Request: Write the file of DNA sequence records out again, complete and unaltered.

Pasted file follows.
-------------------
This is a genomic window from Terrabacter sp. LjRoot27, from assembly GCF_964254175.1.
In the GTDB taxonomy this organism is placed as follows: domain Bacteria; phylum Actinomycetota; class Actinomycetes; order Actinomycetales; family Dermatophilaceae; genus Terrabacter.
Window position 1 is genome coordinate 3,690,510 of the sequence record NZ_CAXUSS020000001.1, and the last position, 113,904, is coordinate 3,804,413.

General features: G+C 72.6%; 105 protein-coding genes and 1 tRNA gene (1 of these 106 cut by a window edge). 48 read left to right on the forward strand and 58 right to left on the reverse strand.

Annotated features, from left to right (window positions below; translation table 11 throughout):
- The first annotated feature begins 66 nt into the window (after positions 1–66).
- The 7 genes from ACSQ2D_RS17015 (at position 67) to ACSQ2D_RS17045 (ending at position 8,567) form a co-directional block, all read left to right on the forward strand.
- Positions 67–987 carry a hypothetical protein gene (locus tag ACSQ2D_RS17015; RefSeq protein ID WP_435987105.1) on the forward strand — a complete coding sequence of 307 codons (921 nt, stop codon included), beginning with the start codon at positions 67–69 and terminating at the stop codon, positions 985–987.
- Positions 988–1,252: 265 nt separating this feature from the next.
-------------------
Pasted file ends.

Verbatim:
This is a genomic window from Terrabacter sp. LjRoot27, from assembly GCF_964254175.1.
In the GTDB taxonomy this organism is placed as follows: domain Bacteria; phylum Actinomycetota; class Actinomycetes; order Actinomycetales; family Dermatophilaceae; genus Terrabacter.
Window position 1 is genome coordinate 3,690,510 of the sequence record NZ_CAXUSS020000001.1, and the last position, 113,904, is coordinate 3,804,413.

General features: G+C 72.6%; 105 protein-coding genes and 1 tRNA gene (1 of these 106 cut by a window edge). 48 read left to right on the forward strand and 58 right to left on the reverse strand.

Annotated features, from left to right (window positions below; translation table 11 throughout):
- The first annotated feature begins 66 nt into the window (after positions 1–66).
- The 7 genes from ACSQ2D_RS17015 (at position 67) to ACSQ2D_RS17045 (ending at position 8,567) form a co-directional block, all read left to right on the forward strand.
- Positions 67–987 carry a hypothetical protein gene (locus tag ACSQ2D_RS17015; RefSeq protein ID WP_435987105.1) on the forward strand — a complete coding sequence of 307 codons (921 nt, stop codon included), beginning with the start codon at positions 67–69 and terminating at the stop codon, positions 985–987.
- Positions 988–1,252: 265 nt separating this feature from the next.